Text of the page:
As I wander along the main street of the Fort Worth Stockyards National Historic Site, I am struck by the number of barbecue restaurants and shops selling western memorabilia, and I am having a hard time relating.
“It is like Albuquerque’s Old Town,” my brother-in-law, Bill reminds me.
I walk right past the Cowboy Hall of Fame Museum thinking I wouldn’t be interested – because of the word ‘cowboy’ in the name. I later realize that was a mistake. It would have provided me with a better grasp of the importance of the cattle industry to that part of Texas, as well as hands-on exhibits about life as a cowboy.
As we wait for the cattle drive to begin, Anne points to a nearby sign and asks, “Did you read this?”
It summarized the importance of the area and gave me background information I lacked.
Ah, historical markers.
On a family road trip when my sister Chris and I were teenagers, our mother insisted on stopping at every historical marker along our route. We were not at all interested and started calling them hysterical markers.
It left me with the impression that I was not interested in events from the past. Yet earlier that same summer, I had been fascinated to visit Columbia Historic State Park on a Regional Girl Scout Encampment and was intrigued with the Gold Rush saga.
As I began to think back over my life, I realized that I best appreciated history when I could become immersed in it through places that gave me a feel for life at a particular period in time, through museum exhibits that used story-telling and invited participation in some fashion, as well as through well-researched historical fiction that allowed me to experience life in the time and place surrounding the characters.
As a child growing up in Santa Monica, our family visited nearby California missions. San Juan Capistrano was my favorite, where my childhood take-away was the story of the swallows returning every year on my dad’s birthday.
The legend of the Cliff Swallows returning to Capistrano was that they miraculously arrived to begin building their nests on St. Joseph’s Day, March 19 and left on October 23, San Juan Day to begin their migration to Central and South America. I now know that they begin arriving in early March and leave throughout the month of October. Since many of the nests were destroyed when restoration began on the old church buildings in the 1990’s, not many swallows currently nest at the mission. They are trying to lure them back with artificial nests and recorded calls.
Knott’s Berry Farm was a family favorite when Orange County was still agricultural and the farm was a free historical site and not a theme and amusement park as it is now.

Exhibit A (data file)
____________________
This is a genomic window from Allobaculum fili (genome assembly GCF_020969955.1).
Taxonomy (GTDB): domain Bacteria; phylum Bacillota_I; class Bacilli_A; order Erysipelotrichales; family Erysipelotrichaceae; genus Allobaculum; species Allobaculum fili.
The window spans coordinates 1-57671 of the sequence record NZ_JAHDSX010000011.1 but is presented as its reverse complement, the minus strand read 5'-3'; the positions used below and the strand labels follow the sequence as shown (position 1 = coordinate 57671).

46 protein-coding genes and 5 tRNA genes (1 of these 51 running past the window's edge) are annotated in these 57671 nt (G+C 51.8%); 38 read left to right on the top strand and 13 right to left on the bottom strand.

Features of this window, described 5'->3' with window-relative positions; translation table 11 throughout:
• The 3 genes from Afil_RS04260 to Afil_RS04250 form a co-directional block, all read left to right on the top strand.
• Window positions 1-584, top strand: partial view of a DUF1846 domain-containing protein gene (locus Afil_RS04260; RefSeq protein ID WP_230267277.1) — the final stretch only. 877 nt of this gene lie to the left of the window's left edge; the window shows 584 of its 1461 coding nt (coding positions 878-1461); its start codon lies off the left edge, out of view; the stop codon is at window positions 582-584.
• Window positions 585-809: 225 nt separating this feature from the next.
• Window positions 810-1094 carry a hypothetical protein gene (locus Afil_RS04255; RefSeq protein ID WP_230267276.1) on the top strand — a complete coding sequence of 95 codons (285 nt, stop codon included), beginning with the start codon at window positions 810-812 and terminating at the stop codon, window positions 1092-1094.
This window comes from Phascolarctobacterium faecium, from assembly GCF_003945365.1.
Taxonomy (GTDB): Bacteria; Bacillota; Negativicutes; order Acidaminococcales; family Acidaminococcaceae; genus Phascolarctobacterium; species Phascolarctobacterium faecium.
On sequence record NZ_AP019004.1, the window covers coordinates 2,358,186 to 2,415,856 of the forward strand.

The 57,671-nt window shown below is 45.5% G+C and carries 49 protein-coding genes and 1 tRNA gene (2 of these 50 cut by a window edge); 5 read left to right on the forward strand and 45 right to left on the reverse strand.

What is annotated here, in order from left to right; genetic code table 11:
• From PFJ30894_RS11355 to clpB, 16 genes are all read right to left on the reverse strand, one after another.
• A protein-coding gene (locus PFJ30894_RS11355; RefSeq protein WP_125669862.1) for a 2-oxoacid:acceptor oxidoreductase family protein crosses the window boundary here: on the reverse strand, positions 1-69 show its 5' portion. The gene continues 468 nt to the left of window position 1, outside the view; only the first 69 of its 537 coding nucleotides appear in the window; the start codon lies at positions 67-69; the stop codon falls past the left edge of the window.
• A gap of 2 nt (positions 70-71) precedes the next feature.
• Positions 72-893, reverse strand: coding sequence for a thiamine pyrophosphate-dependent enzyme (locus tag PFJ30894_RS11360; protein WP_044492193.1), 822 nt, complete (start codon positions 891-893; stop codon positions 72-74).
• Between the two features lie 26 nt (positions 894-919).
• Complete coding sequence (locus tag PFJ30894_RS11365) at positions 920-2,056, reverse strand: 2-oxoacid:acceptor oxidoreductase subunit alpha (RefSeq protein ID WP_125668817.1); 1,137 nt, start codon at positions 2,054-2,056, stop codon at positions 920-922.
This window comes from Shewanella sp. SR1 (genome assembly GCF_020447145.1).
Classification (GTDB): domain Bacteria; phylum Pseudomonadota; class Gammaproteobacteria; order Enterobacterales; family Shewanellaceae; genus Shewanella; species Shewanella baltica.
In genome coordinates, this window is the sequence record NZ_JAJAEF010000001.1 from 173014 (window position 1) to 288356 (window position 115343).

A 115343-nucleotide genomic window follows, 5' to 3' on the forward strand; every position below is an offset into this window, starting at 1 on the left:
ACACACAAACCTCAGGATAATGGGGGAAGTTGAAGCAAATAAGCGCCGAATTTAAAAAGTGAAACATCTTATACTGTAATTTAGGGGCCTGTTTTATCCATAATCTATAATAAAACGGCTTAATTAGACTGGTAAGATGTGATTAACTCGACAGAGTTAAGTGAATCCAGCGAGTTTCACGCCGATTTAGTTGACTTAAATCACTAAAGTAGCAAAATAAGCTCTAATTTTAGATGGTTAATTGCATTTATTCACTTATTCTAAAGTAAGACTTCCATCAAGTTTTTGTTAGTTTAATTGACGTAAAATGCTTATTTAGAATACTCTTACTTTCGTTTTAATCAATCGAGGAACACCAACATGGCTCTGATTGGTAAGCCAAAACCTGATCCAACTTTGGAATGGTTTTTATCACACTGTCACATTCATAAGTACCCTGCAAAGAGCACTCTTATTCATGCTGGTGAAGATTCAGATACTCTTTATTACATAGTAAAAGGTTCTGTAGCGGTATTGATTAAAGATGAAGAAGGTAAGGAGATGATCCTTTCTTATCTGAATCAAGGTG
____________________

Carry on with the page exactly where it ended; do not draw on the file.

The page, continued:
When I was studying early California history in the fourth grade, our family visited the Casa de Adobe operated by the Southwest Museum and I became enamored with the authentic hacienda that provided a glimpse into life on the early ranchos.
I immediately began reenacting life on a rancho (as I perceived it) in our backyard tent house that our dad had constructed for us in the corner of the yard. In the fifth grade when I studied the westward expansion, the tent house and reenacting morphed into a pioneer’s cottage – a la the Little House on the Prairie books.
“I didn’t get interested in history until I started exploring my own family history,” my friend Barb told me recently.
That resonated with me. While I visited historical sites with my children, with a few exceptions, I don’t think I got interested in the real historical context until later in life.
One of those exceptions, was a visit to Greenfield Village when BJ was five. Not only did we get to see Henry Ford’s Model T, we visited Thomas Edison’s workshop where the electric light bulb was invented and saw the Wright Brother’s Cycle shop where they sold and repaired bicycles to fund their aviation research. Our mid-week November visit allowed us to explore at a five year old’s pace.
When I was in my 50’s, our mother began to write the events of her life, at the urging of my sister Chris, and included snapshots that I had never seen. Since she was born in England and moved to Canada when she was a year old, it was not early United States history that became my passion, but the historical events in England that framed her family situation and led them to emigrate.
In 2000, a year after our mother died, my sister, brother-in-law, and I visited northeast England to begin to put the puzzle pieces together. It was the Beamish Museum, an open air ‘living’ museum that helped us understand life in a colliery village.
The descriptive information in the school room helped us learn how our great-grandfather, who could only sign his marriage certificate with an “X,” learned to read and write and eventually leave mining to become a merchant. It was humbling to see pictures of miners attending school in the evening after back-breaking work underground all day.
After our trip, I immersed myself in the novels written by Catherine Cookson, born five years before my mother. The stories and plots were based on her personal experiences growing up in the same part of northeast England where my grandparents lived. Since my grandmother did not talk about her past, these novels provided vital information about what her life was probably like.